Credit: Daniel Ortiz

Nearly 500 guests dined on salmon and braised beef by City Kitchen and were captivated by special guests Russell Mittermeier, PhD and Dr. Ratsimbazafy who spoke from the heart about the work being done in Madagascar to save the island’s precious inhabitants, including lemurs. 

Credit: Daniel Ortiz

Some of the evening’s most vied for items included a chance to help bathe the zoo’s Asian elephants, flipping the ceremonial switch to turn on the lights at Zoo Lights Presented by TXU Energy, and the opportunity to get up-close to lions at a training session. Also on offer was a special primate tour led by Dr. Ratsimbazafy to take place the morning after the gala. 

The Houston Zoo is proud to connect communities with wildlife, inspiring action to save animals in the wild. During the cocktail reception, guests met and took photos with several animals representing Madagascar including Mr. Pickles the Madagascar radiated tortoise, Jonah (named for Dr. Ratsimbazafy) the Madagascar lesser hedgehog tenrec, and some Madagascar hissing cockroaches.

Notable attendees:  Cathy & Joe Cleary; Coert & Molly Voorhees; Courtney & Bas Soleveld; David & Nancy Pustka; Dr. Cullen Geiselman; Lisa Marshall; Kay Onstead; Charles & Annie Duncan; Event Chairs Josh & Mindy Davidson; Matt & Rosemary Schatzman; Isabel and Danny David.

Happy Howlerween – Learn About our Howler Monkeys

Written by Rachel Sorge

One of the first animals you’ll see when you walk into our Wortham World of Primates complex at the Houston Zoo are our Black Howler Monkeys! However, you may hear them before you see them. Howler monkeys are thought to be not only the loudest primate on the planet, but possibly one of the loudest living land mammals in the world. Their garbage-disposal like call can be heard up to 3 miles away in a dense forest. Our howler monkey troop tends to start calling in reaction to the leaf blowers we have on grounds.

During the month of October, the primate team at the Houston Zoo puts on a Howlerween fundraiser to help raise money for Wildtracks; an organization that cares for and rehabilitate orphaned, injured, and sick howler monkeys back into the wild.

Here at the Houston Zoo we have three howler monkeys. Vida who is 23, Garcia, who is 21, and Ramone, who is 14. Vida and Garcia were both born here in Houston, but Ramone came to us in 2012 from the Palm Beach Zoo in Florida.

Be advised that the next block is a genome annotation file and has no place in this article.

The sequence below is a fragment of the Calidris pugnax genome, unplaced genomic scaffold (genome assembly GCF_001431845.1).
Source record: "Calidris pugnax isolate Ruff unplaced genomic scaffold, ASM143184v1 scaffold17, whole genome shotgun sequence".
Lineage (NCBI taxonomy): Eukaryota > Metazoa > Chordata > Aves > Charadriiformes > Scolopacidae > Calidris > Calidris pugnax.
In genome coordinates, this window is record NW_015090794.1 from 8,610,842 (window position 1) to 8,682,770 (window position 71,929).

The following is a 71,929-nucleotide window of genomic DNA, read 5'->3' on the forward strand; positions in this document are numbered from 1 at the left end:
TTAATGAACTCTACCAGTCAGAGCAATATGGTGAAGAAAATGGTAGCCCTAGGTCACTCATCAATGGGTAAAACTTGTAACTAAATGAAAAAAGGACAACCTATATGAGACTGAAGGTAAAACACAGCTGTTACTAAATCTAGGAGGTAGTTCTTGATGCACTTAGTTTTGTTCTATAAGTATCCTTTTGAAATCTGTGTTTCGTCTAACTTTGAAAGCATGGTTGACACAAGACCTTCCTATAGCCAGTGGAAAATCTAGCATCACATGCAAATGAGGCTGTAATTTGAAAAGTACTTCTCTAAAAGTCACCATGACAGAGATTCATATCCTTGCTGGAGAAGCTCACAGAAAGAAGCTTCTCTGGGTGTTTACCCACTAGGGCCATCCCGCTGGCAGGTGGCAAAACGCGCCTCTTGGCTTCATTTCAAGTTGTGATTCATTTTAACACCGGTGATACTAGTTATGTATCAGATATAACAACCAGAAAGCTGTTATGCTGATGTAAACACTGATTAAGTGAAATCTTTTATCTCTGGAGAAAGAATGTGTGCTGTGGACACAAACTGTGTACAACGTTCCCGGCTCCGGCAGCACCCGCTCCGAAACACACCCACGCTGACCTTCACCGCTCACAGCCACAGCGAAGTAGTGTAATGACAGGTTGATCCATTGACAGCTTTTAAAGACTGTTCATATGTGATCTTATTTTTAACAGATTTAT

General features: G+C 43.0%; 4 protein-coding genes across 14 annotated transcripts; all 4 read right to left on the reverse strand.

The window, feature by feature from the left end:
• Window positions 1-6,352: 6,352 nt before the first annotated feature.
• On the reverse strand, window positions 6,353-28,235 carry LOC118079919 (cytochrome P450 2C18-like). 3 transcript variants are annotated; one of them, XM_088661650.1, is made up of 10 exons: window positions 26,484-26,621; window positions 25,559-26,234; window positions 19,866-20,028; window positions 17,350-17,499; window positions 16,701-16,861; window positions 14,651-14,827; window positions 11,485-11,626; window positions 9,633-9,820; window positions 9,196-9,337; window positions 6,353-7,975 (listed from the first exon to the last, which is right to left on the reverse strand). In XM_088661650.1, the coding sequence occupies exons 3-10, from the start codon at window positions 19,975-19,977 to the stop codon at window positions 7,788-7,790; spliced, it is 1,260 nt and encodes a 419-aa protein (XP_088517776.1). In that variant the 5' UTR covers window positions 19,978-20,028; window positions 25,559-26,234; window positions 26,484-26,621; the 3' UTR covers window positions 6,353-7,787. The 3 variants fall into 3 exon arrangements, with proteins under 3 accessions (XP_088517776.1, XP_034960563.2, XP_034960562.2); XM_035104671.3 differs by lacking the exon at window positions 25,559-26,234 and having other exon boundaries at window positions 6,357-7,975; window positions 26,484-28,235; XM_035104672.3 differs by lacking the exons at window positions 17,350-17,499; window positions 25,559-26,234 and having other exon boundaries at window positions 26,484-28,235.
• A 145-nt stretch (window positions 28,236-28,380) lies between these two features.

Ramone is very easily distinguishable from our two girls due to his black color, while Vida and Garcia are both tan-brown in color. All howler monkeys are born a tan color to help them camouflage easily in the forest canopy, but the males develop the black color as they get older. Males are also much larger than the females.

Vida and Garcia may be difficult to tell apart by just a glance, but if you study their faces you can tell that Garcia has a much smaller and shorter face, while Vida’s face is wider and longer. Vida tends to be braver than Garcia, and is always ready to explore enrichment items or new objects placed in the exhibit by her keepers. Garcia however, likes to wait to see if new things are safe before exploring.

Our howler group has a variety of favorites that they enjoy. They will always come greet their keepers if there is a fig or hibiscus flower in hand and they react best to food enrichment when there are frozen bananas involved. The howler monkeys also really enjoy when their keepers hang up mirrors for them, because they absolutely love staring at themselves, and we don’t blame them!

A lot of our guests often wonder why our howlers are sleeping for a large portion of the day, and it’s not because they’re just lazy! In the wild, the howler monkey diet consists mostly of leaves and a small variety of fruits and nuts. Due to the lack of calories in their diet howler monkeys tend to sleep for a majority of their day, about 80%, saving their energy for the important things, like foraging for food and calling to defend their territory!

The next time you are walking through our Wortham World of Primates make sure to say hello to our trio!

 

 

October’s Featured Members: The Amador Family

We love our Members. Their incredible support allows us to make a difference to animals both locally and all over the world. This month, we’re spotlighting a family of Zoo Members that deserve recognition. We’re thrilled to introduce you to October’s Featured Members: The Amador Family